Here’s a state-by-state breakdown of the laws that landlords and property agents need to abide by when they decide to sell up.

New South Wales

  • Landlords have to give tenants 2 weeks’ written notice before the first inspection, and a minimum of a 48-hour notice for subsequent inspections, which cannot amount to more than two a week.
  • Neither the new nor old landlord can evict the tenant if a fixed agreement is in place unless the tenant violates the terms of the lease, or the two parties reach an agreement by mutual consent.
  • Landlords must also give 30 days’ notice if they wish to terminate the lease at the end of the tenancy agreement.
  • If the agreement is periodic, a landlord can evict a tenant, as long as they give you 90 days’ notice, or 14 days’ notice if you breach your tenancy agreement.


  • Landlords must provide tenants with a 24-hour notice before viewing to a prospective buyer.
  • Neither the new nor old landlord can evict the tenant if a fixed agreement is in place unless the tenant violates the terms of the lease, or the two parties reach an agreement by mutual consent.
  • If the agreement is periodic, landlords can evict tenants on a 60-day written notice.
  • Rental providers must compensate renters for each sales inspection – either half a day’s rent or $30, whichever is more.


  • Landlords must give renters written notice of their intention to sell the property and provide a 24-hour notice before the first inspection. And they need to provide a 24-hour notice before any subsequent inspections.
  • Neither the new nor old landlord can evict the tenant if a fixed agreement is in place unless the tenant violates the terms of the lease, or the two parties reach an agreement by mutual consent.
  • If the agreement is periodic, landlords can evict tenants on 4 weeks’ notice, once a contract of sale has been signed.

Australian Capital Territory

  • Landlords must provide tenants with a minimum of 24-hour notice before showing a prospective buyer around the property. Tenants must grant these buyers “reasonable access to the premise” but can refuse access if they weren’t previously informed of the landlord’s intention to sell.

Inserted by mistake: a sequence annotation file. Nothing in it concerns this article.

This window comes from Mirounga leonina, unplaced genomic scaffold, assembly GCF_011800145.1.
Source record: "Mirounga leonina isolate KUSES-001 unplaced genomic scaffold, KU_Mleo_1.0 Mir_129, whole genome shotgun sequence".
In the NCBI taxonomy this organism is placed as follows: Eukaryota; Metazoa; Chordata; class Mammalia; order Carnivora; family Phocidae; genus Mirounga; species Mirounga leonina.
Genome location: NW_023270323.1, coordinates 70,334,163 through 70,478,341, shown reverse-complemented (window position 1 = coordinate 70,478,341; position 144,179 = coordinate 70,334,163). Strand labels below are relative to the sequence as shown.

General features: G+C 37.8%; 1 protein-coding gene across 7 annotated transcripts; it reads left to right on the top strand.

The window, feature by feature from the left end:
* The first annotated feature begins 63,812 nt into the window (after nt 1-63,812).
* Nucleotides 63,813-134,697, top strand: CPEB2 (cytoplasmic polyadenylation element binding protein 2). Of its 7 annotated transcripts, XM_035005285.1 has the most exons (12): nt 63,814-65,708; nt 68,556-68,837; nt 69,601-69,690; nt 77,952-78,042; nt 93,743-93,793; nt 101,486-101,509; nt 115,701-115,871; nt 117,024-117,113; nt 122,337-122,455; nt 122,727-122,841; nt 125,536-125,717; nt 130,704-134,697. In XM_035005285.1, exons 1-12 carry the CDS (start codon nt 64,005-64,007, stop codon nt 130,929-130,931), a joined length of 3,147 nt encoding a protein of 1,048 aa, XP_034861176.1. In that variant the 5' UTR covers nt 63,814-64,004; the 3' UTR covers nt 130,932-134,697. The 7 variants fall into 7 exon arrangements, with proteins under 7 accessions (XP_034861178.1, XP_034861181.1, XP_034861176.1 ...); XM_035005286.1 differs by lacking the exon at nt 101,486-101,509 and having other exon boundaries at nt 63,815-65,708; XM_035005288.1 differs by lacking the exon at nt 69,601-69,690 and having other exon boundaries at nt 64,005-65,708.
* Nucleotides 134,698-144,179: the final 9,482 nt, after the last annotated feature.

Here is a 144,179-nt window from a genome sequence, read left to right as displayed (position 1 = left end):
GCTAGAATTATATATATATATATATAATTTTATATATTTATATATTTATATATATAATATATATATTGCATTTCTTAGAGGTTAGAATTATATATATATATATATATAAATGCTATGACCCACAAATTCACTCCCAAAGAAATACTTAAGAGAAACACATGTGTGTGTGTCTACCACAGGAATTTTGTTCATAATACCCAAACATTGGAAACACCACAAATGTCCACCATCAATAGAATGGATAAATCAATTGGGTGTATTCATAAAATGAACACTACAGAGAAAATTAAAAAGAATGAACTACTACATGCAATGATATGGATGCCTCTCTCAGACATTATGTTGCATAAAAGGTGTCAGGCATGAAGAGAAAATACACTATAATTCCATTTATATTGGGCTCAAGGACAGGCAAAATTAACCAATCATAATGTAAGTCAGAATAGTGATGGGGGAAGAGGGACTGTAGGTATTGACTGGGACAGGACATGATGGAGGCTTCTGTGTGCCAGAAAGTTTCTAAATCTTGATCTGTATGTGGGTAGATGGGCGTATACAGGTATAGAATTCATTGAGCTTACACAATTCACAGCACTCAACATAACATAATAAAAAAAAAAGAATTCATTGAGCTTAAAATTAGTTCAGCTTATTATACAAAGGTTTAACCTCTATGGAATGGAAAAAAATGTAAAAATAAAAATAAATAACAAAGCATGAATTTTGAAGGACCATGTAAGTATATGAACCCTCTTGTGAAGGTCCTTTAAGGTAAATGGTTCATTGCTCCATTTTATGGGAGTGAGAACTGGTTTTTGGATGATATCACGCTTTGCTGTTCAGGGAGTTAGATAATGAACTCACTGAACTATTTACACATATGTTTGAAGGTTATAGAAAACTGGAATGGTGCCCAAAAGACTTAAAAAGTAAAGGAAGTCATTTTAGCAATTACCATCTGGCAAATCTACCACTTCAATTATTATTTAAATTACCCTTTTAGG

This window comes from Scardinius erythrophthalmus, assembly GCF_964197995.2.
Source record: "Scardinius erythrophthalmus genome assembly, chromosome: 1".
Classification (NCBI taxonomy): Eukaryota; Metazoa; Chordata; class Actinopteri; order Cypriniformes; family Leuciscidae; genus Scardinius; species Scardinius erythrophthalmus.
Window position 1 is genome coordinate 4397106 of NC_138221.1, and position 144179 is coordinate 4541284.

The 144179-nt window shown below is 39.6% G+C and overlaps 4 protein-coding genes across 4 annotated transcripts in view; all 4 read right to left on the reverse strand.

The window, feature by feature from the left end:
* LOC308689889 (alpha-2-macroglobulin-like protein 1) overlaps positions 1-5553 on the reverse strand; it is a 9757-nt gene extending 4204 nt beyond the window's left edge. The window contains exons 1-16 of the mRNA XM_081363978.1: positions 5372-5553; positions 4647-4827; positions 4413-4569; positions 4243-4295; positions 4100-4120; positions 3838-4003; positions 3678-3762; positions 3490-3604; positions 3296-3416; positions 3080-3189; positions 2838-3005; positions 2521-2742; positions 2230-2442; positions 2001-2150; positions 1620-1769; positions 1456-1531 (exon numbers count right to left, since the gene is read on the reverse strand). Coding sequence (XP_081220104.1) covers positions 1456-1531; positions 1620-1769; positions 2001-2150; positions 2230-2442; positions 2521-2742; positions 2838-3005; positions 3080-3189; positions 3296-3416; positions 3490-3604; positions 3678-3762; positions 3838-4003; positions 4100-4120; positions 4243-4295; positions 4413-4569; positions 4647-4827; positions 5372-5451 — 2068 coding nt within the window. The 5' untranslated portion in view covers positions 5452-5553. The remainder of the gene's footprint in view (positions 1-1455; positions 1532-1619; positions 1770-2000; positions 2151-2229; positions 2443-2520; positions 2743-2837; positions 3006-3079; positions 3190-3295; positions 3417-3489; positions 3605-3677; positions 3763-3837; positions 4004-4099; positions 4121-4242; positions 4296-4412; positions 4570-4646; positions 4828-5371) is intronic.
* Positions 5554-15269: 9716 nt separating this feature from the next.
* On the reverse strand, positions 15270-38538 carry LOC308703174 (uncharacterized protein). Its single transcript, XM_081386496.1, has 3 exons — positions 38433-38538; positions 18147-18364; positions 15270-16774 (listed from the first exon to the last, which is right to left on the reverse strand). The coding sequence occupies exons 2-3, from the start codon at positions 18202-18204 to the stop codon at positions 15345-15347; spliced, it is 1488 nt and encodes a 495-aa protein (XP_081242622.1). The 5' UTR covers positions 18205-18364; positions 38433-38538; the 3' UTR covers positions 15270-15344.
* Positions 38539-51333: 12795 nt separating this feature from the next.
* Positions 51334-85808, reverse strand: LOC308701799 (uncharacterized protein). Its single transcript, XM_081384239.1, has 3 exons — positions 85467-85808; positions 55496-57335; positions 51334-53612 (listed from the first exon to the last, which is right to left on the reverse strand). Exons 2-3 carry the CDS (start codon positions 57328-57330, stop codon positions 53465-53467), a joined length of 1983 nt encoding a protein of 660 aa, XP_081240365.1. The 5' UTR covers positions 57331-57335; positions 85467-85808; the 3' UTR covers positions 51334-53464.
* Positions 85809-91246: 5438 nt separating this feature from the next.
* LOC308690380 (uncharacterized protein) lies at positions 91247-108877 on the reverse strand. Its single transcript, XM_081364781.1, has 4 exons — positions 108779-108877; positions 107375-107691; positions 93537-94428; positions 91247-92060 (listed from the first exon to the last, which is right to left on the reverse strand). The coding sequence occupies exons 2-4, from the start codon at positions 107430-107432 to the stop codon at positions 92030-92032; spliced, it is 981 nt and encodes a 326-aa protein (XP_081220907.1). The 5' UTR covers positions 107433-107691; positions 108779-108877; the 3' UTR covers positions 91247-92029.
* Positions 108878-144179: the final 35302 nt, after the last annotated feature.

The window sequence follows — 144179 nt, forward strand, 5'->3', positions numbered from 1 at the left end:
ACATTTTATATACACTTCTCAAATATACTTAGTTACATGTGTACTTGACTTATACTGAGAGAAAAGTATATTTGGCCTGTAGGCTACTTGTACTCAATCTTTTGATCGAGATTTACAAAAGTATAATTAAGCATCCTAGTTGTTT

• Neither the new nor old landlord can evict the tenant if a fixed agreement is in place unless the tenant violates the terms of the lease, or the two parties reach an agreement by mutual consent.
  • If the agreement is periodic, the state’s Residential Tenancies Act states that a landlord can evict a tenant with 8 weeks’ notice, if they “genuinely intend to sell the premises”.

Northern Territory

Northern Territory

  • Landlords must provide tenants with a 24-hour notice before an inspection. And, according to the state’s Residential Tenancies Act, they are only allowed to enter the property between 7 am and 9 am and must be “reasonable about the number of showings sought”.
  • Neither the new nor old landlord can evict the tenant if a fixed agreement is in place unless the tenant violates the terms of the lease, or the two parties reach an agreement by mutual consent.
  • Landlords must also give 14 days’ notice if they wish to terminate the lease on the end date noted in the tenancy agreement.
  • If the agreement is periodic, landlords can evict tenants on 42 days’ notice.

South Australia

  • Landlords must provide tenants a 14-day notice before they advertise the property for sale, and “reasonable notice” before each inspection. They must also specify a time between 8 am and 8 pm, on any day other than a Sunday or public holiday, and cannot conduct more than two viewings every seven days unless the tenant gives them permission to do so.
  • Neither the new nor old landlord can evict the tenant if a fixed agreement is in place unless the tenant violates the terms of the lease, or the two parties reach an agreement by mutual consent.
  • If the agreement is periodic, landlords can evict tenants on a 60-day written notice if a contract of sale has been signed; on 90 days’ notice, if a contract hasn’t been signed.


  • If they have written permission from the tenant, landlords can show prospective buyers around the property at any time; if not, they may only conduct inspections between 8 am and 6 pm, no more than once a day, and no more than five times a week. They must also provide a 48-hour written notice before each inspection.